Protocoled thrombolytic therapy for frostbite improves phalangeal salvage rates.
Amputation, Digit salvage, Frostbite, Thrombolysis, Tissue plasminogen activator
Background: Frostbite is a cold injury that has the potential to cause considerable morbidity and long-term disability. Despite the complexity of these patients, diagnostic and treatment practices lack standardization. Thrombolytic therapy has emerged as a promising treatment modality, demonstrating impressive digit salvage rates. We review our experience with thrombolytic therapy for severe upper extremity frostbite.
Methods: Retrospective data on all frostbite patients evaluated at our institution from December 2017 to March 2018 was collected. A subgroup of patients with severe frostbite treated with intra-arterial thrombolytic therapy (IATT) were analysed.
Results: Of the 17 frostbite patients treated at our institution, 14 (82%) were male and the median age was 31 (range: 19-73). Substance misuse was involved in a majority of the cases (58.8%). Five (29.4%) patients with severe frostbite met inclusion criteria for IATT and the remaining patients were treated conservatively. Angiography demonstrated a 74.5% improvement in perfusion after tissue plasminogen activator thrombolysis. When comparing phalanges at risk on initial angiography to phalanges undergoing amputation, the phalangeal salvage rate was 83.3% and the digit salvage rate was 80%. Complications associated with IATT included groin hematoma, pseudoaneurysm and retroperitoneal hematoma.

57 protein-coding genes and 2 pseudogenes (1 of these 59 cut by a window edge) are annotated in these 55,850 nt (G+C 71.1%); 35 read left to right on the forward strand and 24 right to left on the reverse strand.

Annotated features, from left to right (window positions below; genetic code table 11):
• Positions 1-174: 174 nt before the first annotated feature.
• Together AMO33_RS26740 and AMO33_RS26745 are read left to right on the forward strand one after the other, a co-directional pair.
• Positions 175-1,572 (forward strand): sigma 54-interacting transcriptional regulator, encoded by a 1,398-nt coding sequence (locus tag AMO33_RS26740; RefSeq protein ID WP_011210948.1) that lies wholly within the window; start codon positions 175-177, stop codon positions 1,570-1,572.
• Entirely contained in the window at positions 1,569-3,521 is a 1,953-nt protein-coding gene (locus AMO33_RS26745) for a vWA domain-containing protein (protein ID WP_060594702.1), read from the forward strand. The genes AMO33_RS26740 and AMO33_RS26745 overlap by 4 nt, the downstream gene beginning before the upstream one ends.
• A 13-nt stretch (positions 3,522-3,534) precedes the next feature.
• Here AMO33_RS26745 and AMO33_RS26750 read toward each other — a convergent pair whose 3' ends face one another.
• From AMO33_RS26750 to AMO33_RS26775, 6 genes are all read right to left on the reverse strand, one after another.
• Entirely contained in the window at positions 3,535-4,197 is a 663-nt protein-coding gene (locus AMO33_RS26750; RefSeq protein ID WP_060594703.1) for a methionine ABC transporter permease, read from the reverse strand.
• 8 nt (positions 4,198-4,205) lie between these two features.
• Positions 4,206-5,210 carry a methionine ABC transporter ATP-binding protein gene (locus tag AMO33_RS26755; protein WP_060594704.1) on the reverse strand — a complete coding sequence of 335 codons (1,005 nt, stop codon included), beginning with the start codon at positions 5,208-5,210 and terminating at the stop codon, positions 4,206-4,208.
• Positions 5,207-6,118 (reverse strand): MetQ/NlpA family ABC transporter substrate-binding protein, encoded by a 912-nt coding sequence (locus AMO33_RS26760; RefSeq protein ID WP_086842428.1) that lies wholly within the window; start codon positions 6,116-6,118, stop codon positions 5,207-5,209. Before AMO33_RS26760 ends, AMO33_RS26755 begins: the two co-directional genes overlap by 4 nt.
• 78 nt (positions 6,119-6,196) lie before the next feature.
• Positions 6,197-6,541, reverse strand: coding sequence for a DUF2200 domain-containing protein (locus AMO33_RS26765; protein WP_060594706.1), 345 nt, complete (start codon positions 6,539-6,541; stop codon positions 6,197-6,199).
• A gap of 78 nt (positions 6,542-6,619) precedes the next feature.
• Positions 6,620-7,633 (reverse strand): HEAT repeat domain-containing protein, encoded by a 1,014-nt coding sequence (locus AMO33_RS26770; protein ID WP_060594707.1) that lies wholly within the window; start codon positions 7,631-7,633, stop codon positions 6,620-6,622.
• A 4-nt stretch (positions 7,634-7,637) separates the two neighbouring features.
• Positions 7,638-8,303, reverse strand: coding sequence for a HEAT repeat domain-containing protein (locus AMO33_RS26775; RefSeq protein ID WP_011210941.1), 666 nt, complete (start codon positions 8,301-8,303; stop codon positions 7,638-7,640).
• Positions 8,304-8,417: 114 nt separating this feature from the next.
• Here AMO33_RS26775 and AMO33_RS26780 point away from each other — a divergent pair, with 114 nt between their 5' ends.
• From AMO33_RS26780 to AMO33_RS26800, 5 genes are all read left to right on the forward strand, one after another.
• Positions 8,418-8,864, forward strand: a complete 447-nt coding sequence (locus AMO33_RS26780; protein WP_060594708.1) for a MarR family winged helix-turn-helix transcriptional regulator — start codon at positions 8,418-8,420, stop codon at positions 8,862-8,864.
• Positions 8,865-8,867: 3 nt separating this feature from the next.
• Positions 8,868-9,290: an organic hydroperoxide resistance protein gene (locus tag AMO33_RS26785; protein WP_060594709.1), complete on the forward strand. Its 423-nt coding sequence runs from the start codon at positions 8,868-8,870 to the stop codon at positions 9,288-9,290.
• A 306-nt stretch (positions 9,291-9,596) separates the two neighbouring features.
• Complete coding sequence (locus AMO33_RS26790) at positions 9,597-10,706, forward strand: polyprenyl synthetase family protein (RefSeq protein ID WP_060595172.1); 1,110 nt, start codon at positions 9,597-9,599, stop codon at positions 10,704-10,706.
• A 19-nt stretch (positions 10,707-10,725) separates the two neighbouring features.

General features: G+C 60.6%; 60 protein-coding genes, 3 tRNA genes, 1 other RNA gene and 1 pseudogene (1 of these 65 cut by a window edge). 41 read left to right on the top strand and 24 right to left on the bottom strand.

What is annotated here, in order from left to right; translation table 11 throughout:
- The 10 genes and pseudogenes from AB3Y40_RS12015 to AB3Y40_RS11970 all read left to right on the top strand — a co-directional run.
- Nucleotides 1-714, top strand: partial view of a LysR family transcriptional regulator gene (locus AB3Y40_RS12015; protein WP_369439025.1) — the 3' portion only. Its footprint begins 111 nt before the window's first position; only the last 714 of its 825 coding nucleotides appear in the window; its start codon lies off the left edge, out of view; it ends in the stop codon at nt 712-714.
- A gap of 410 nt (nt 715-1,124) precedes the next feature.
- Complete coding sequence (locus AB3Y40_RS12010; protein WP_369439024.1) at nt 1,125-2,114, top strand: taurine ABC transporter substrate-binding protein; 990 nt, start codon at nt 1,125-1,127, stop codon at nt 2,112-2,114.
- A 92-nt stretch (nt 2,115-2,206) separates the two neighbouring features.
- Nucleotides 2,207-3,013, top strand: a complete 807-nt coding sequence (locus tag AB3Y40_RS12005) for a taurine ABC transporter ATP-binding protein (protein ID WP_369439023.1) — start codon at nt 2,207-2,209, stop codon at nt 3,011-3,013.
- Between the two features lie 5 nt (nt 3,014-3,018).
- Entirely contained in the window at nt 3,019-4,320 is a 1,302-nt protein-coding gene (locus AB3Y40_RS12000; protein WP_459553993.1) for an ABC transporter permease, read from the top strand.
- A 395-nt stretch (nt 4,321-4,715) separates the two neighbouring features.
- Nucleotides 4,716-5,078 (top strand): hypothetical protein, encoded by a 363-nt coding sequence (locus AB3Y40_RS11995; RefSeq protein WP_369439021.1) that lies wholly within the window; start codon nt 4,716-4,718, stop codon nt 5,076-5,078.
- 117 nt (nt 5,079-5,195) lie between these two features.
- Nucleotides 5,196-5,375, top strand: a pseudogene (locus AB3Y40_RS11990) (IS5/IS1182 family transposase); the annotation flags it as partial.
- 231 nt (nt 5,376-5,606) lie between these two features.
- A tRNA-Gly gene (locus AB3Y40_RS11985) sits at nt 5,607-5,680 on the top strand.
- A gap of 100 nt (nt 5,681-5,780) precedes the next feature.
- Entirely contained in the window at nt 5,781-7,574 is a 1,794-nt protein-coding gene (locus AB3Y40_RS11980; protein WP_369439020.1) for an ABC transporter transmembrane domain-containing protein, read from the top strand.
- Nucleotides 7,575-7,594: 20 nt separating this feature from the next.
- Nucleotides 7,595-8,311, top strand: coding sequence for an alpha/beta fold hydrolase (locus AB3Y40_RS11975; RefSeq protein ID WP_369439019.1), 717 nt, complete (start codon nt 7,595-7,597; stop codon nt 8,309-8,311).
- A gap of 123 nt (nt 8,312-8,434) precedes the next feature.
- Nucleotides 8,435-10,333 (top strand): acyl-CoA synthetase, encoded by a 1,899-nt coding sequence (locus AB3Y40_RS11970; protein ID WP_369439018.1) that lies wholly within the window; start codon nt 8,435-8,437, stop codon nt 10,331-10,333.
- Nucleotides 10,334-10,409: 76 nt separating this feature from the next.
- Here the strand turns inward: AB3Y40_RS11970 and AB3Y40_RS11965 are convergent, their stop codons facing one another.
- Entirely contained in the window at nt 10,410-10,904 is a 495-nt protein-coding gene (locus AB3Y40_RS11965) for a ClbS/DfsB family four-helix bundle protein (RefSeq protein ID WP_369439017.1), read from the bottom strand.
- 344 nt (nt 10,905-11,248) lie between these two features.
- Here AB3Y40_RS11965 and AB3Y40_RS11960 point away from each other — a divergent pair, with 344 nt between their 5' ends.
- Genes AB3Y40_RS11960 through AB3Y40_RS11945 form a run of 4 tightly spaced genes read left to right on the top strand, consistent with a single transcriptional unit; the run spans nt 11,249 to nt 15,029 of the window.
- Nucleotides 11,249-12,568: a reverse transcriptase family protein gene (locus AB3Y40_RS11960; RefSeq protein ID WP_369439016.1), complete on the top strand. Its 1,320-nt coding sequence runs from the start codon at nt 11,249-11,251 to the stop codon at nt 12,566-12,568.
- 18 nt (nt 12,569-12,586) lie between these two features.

Conclusions: Thrombolytic therapy has the potential to greatly improve limb salvage and functional recovery after severe frostbite when treated at an institution that can offer comprehensive, protocoled thrombolytic therapy. A multi-center prospective study is warranted to elucidate the optimal treatment strategy in severe frostbite.
Paine, Rosemary Elizabeth; Turner, Elizabeth Noel; Kloda, Daniel; Falank, Carolyne; Chung, Bruce; and Carter, Damien Wilson, "Protocoled thrombolytic therapy for frostbite improves phalangeal salvage rates." (2020). Maine Medical Center. 1829.